Celebration of Wilderness in Selected Afro-American Narratives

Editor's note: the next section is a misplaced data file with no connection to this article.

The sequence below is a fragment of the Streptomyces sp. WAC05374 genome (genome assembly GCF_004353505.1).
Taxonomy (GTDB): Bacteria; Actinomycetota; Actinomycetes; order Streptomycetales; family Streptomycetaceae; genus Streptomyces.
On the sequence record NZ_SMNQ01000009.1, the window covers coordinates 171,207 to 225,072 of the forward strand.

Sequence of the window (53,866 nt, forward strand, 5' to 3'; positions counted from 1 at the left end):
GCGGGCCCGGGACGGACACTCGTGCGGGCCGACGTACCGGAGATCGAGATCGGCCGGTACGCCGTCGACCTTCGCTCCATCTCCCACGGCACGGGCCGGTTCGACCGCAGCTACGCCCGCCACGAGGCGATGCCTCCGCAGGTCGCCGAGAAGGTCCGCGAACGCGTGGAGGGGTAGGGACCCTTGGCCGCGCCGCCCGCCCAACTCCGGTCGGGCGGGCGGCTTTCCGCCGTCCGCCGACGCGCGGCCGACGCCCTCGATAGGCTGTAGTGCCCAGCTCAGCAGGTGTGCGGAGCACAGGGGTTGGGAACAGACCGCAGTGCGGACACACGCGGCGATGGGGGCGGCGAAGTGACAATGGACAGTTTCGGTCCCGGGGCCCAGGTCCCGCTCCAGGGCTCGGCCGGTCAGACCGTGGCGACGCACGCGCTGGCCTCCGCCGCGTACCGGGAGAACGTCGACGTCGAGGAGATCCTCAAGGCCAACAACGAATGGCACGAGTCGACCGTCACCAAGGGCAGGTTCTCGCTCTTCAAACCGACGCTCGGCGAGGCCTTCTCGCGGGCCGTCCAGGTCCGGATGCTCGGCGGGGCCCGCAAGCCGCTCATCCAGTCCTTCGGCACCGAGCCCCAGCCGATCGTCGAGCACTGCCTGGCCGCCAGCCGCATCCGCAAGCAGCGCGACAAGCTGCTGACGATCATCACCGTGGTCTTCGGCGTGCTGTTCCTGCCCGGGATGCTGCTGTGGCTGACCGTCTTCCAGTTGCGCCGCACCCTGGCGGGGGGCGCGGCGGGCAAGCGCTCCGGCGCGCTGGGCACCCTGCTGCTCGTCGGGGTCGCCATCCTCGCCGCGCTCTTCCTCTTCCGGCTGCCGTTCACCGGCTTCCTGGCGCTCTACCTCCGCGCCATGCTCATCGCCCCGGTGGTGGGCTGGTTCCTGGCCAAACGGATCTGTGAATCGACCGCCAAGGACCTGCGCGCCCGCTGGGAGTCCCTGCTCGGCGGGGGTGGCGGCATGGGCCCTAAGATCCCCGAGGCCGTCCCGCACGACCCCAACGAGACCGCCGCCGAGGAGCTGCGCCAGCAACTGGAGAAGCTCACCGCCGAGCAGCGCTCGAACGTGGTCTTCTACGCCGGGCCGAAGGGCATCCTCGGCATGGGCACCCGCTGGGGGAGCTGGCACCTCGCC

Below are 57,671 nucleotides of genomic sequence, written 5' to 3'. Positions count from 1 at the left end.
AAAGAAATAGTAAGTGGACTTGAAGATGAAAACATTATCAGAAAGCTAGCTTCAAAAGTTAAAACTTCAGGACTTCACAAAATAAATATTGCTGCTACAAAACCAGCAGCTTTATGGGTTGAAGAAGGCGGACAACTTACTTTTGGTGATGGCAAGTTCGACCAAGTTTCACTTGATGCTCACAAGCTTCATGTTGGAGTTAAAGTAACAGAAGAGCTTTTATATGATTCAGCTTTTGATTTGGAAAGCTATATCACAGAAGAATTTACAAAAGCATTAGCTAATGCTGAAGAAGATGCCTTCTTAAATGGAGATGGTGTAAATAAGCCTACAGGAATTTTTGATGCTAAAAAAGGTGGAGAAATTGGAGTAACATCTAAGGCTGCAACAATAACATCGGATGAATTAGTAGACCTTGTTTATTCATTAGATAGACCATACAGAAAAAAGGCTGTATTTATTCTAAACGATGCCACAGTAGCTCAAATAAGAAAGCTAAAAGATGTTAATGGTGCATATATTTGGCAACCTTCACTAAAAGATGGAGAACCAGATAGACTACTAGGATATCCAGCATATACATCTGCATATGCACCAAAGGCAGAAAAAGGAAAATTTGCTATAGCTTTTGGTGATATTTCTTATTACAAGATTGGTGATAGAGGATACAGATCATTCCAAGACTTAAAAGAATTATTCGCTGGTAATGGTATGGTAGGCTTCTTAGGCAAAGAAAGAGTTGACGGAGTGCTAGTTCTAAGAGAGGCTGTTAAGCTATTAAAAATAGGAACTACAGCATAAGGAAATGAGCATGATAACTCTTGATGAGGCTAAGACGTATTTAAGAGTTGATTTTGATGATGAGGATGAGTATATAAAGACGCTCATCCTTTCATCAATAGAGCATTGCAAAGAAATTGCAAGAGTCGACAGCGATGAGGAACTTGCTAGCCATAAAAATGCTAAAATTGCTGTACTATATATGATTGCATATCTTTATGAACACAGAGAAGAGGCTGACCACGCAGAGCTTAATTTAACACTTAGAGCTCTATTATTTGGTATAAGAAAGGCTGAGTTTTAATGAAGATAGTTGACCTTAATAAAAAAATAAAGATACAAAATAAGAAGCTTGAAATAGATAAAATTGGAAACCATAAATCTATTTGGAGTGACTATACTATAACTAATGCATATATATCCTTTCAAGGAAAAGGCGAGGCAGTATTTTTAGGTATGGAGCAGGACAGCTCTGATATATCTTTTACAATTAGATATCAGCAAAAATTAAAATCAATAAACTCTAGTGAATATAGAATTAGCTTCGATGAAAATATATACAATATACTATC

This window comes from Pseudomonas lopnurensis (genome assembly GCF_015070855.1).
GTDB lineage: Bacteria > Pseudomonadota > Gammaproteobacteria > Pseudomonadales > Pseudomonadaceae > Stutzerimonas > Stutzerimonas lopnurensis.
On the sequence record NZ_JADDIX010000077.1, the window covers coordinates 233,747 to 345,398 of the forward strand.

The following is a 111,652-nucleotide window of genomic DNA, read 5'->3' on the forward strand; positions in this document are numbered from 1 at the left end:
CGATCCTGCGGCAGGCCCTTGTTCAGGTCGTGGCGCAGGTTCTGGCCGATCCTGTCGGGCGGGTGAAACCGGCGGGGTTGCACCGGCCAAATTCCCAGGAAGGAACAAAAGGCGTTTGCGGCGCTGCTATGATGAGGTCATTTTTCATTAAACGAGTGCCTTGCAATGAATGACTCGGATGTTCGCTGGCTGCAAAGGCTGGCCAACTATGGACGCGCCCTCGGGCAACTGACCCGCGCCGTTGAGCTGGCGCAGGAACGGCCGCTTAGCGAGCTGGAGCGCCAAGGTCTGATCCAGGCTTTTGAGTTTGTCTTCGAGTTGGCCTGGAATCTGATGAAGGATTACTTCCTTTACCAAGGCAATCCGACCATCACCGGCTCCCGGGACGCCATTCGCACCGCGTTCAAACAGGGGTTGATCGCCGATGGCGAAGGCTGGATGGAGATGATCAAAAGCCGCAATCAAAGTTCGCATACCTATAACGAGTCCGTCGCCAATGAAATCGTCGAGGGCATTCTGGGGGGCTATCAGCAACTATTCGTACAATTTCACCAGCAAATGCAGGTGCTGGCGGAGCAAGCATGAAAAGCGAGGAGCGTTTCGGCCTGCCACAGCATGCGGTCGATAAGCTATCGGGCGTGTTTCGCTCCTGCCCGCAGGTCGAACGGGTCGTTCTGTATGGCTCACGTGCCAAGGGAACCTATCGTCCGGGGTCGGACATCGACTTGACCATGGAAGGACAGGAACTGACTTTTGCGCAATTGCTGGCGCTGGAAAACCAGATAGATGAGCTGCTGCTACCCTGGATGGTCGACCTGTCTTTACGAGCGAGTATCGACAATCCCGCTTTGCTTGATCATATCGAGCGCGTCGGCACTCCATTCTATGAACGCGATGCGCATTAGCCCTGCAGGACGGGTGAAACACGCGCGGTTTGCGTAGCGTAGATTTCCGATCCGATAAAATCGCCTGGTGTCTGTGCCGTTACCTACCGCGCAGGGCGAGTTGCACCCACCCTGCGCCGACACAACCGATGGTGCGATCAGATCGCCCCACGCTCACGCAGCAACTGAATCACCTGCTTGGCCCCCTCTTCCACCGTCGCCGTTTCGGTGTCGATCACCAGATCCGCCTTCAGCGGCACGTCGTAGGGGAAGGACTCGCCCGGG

The conception of wilderness established in the black American intellectual tradition poses a challenging and provocative option to the ecologist thought. In support of Afro-American writers, the wilderness is not completely divided from human society but has a vital historical and social aspect. Nor is it merely a quality of the external landscape; there is also a wilderness within, an imperative energy that draws from and connects one to the external wilderness. Wilderness is considered as the origin and root of culture; preserving it means preserving not merely the physical landscape but the whole collective memory of it. Other than this, the paper focuses on Afro-American writers who emphasize the slavery and racial essentialism that inculcates both their individual and traditional American ideas of the wild, giving us greater insight into why the wilderness celebrated by preservationists and a challenging worth for racial minorities.